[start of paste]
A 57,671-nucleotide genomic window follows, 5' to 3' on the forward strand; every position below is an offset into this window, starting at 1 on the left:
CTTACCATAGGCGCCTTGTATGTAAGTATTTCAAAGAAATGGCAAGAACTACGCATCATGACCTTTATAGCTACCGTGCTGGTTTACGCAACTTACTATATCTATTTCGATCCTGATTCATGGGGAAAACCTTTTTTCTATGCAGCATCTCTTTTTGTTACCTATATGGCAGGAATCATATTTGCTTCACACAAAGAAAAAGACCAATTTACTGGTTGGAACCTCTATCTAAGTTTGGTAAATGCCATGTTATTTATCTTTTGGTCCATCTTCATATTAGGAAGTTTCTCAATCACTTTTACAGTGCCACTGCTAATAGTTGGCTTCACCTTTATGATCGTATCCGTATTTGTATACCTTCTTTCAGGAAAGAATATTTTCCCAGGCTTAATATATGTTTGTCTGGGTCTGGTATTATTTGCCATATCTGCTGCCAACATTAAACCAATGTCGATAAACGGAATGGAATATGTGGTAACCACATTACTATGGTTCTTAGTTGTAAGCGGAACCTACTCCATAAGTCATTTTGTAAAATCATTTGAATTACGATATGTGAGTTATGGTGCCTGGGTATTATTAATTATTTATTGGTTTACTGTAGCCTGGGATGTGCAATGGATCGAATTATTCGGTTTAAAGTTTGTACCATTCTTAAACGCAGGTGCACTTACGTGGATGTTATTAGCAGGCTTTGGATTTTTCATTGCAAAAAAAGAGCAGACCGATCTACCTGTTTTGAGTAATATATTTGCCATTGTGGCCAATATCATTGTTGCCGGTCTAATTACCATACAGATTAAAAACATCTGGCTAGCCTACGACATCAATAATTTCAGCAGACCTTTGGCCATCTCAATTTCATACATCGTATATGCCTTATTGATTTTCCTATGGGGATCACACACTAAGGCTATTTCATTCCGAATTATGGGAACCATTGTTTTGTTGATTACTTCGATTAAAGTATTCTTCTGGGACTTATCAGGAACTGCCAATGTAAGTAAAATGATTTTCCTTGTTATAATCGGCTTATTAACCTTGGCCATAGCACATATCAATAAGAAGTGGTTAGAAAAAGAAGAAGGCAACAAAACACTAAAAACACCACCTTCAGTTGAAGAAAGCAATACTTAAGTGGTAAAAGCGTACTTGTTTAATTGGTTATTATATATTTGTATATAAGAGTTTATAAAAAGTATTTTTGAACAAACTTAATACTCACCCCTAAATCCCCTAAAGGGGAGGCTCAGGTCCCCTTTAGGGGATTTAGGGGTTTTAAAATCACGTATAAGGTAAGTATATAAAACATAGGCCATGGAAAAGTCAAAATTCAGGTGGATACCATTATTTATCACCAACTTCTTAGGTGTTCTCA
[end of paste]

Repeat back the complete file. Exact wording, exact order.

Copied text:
A 57,671-nucleotide genomic window follows, 5' to 3' on the forward strand; every position below is an offset into this window, starting at 1 on the left:
CTTACCATAGGCGCCTTGTATGTAAGTATTTCAAAGAAATGGCAAGAACTACGCATCATGACCTTTATAGCTACCGTGCTGGTTTACGCAACTTACTATATCTATTTCGATCCTGATTCATGGGGAAAACCTTTTTTCTATGCAGCATCTCTTTTTGTTACCTATATGGCAGGAATCATATTTGCTTCACACAAAGAAAAAGACCAATTTACTGGTTGGAACCTCTATCTAAGTTTGGTAAATGCCATGTTATTTATCTTTTGGTCCATCTTCATATTAGGAAGTTTCTCAATCACTTTTACAGTGCCACTGCTAATAGTTGGCTTCACCTTTATGATCGTATCCGTATTTGTATACCTTCTTTCAGGAAAGAATATTTTCCCAGGCTTAATATATGTTTGTCTGGGTCTGGTATTATTTGCCATATCTGCTGCCAACATTAAACCAATGTCGATAAACGGAATGGAATATGTGGTAACCACATTACTATGGTTCTTAGTTGTAAGCGGAACCTACTCCATAAGTCATTTTGTAAAATCATTTGAATTACGATATGTGAGTTATGGTGCCTGGGTATTATTAATTATTTATTGGTTTACTGTAGCCTGGGATGTGCAATGGATCGAATTATTCGGTTTAAAGTTTGTACCATTCTTAAACGCAGGTGCACTTACGTGGATGTTATTAGCAGGCTTTGGATTTTTCATTGCAAAAAAAGAGCAGACCGATCTACCTGTTTTGAGTAATATATTTGCCATTGTGGCCAATATCATTGTTGCCGGTCTAATTACCATACAGATTAAAAACATCTGGCTAGCCTACGACATCAATAATTTCAGCAGACCTTTGGCCATCTCAATTTCATACATCGTATATGCCTTATTGATTTTCCTATGGGGATCACACACTAAGGCTATTTCATTCCGAATTATGGGAACCATTGTTTTGTTGATTACTTCGATTAAAGTATTCTTCTGGGACTTATCAGGAACTGCCAATGTAAGTAAAATGATTTTCCTTGTTATAATCGGCTTATTAACCTTGGCCATAGCACATATCAATAAGAAGTGGTTAGAAAAAGAAGAAGGCAACAAAACACTAAAAACACCACCTTCAGTTGAAGAAAGCAATACTTAAGTGGTAAAAGCGTACTTGTTTAATTGGTTATTATATATTTGTATATAAGAGTTTATAAAAAGTATTTTTGAACAAACTTAATACTCACCCCTAAATCCCCTAAAGGGGAGGCTCAGGTCCCCTTTAGGGGATTTAGGGGTTTTAAAATCACGTATAAGGTAAGTATATAAAACATAGGCCATGGAAAAGTCAAAATTCAGGTGGATACCATTATTTATCACCAACTTCTTAGGTGTTCTCA